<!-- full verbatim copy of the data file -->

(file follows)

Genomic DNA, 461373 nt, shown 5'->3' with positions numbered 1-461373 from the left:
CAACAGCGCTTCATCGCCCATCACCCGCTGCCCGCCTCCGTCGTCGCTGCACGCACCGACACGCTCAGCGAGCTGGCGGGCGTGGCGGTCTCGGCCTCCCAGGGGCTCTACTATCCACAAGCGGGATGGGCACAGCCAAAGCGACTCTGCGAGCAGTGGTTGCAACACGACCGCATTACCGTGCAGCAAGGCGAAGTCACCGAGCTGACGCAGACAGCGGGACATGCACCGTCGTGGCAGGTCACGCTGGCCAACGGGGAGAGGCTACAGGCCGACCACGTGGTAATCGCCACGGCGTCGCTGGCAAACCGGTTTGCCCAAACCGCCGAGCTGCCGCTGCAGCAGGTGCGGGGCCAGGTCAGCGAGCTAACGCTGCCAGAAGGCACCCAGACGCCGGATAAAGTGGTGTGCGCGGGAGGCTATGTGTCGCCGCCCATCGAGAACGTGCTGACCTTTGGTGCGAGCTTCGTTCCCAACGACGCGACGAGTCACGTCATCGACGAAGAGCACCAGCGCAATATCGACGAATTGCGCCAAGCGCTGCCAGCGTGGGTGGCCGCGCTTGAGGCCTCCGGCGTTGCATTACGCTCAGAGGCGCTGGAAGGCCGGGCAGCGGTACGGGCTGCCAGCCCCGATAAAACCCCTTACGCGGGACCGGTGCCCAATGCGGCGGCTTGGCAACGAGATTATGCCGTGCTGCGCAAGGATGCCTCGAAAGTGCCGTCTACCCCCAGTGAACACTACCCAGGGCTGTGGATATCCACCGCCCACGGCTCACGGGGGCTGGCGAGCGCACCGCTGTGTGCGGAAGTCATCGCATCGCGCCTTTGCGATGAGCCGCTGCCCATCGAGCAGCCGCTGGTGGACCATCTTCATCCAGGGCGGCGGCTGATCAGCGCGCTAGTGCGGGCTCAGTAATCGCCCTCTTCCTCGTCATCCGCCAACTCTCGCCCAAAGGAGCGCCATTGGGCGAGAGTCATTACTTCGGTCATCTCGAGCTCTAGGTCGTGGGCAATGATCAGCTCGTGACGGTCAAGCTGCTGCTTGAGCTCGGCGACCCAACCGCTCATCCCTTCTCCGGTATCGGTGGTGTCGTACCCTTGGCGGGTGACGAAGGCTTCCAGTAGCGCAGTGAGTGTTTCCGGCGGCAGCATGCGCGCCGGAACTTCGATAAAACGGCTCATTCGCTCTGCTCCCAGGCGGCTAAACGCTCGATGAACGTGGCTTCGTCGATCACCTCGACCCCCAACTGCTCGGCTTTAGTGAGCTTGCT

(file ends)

Genomic DNA, 461373 nt, shown 5'->3' with positions numbered 1-461373 from the left:
CAACAGCGCTTCATCGCCCATCACCCGCTGCCCGCCTCCGTCGTCGCTGCACGCACCGACACGCTCAGCGAGCTGGCGGGCGTGGCGGTCTCGGCCTCCCAGGGGCTCTACTATCCACAAGCGGGATGGGCACAGCCAAAGCGACTCTGCGAGCAGTGGTTGCAACACGACCGCATTACCGTGCAGCAAGGCGAAGTCACCGAGCTGACGCAGACAGCGGGACATGCACCGTCGTGGCAGGTCACGCTGGCCAACGGGGAGAGGCTACAGGCCGACCACGTGGTAATCGCCACGGCGTCGCTGGCAAACCGGTTTGCCCAAACCGCCGAGCTGCCGCTGCAGCAGGTGCGGGGCCAGGTCAGCGAGCTAACGCTGCCAGAAGGCACCCAGACGCCGGATAAAGTGGTGTGCGCGGGAGGCTATGTGTCGCCGCCCATCGAGAACGTGCTGACCTTTGGTGCGAGCTTCGTTCCCAACGACGCGACGAGTCACGTCATCGACGAAGAGCACCAGCGCAATATCGACGAATTGCGCCAAGCGCTGCCAGCGTGGGTGGCCGCGCTTGAGGCCTCCGGCGTTGCATTACGCTCAGAGGCGCTGGAAGGCCGGGCAGCGGTACGGGCTGCCAGCCCCGATAAAACCCCTTACGCGGGACCGGTGCCCAATGCGGCGGCTTGGCAACGAGATTATGCCGTGCTGCGCAAGGATGCCTCGAAAGTGCCGTCTACCCCCAGTGAACACTACCCAGGGCTGTGGATATCCACCGCCCACGGCTCACGGGGGCTGGCGAGCGCACCGCTGTGTGCGGAAGTCATCGCATCGCGCCTTTGCGATGAGCCGCTGCCCATCGAGCAGCCGCTGGTGGACCATCTTCATCCAGGGCGGCGGCTGATCAGCGCGCTAGTGCGGGCTCAGTAATCGCCCTCTTCCTCGTCATCCGCCAACTCTCGCCCAAAGGAGCGCCATTGGGCGAGAGTCATTACTTCGGTCATCTCGAGCTCTAGGTCGTGGGCAATGATCAGCTCGTGACGGTCAAGCTGCTGCTTGAGCTCGGCGACCCAACCGCTCATCCCTTCTCCGGTATCGGTGGTGTCGTACCCTTGGCGGGTGACGAAGGCTTCCAGTAGCGCAGTGAGTGTTTCCGGCGGCAGCATGCGCGCCGGAACTTCGATAAAACGGCTCATTCGCTCTGCTCCCAGGCGGCTAAACGCTCGATGAACGTGGCTTCGTCGATCACCTCGACCCCCAACTGCTCGGCTTTAGTGAGCTTGCT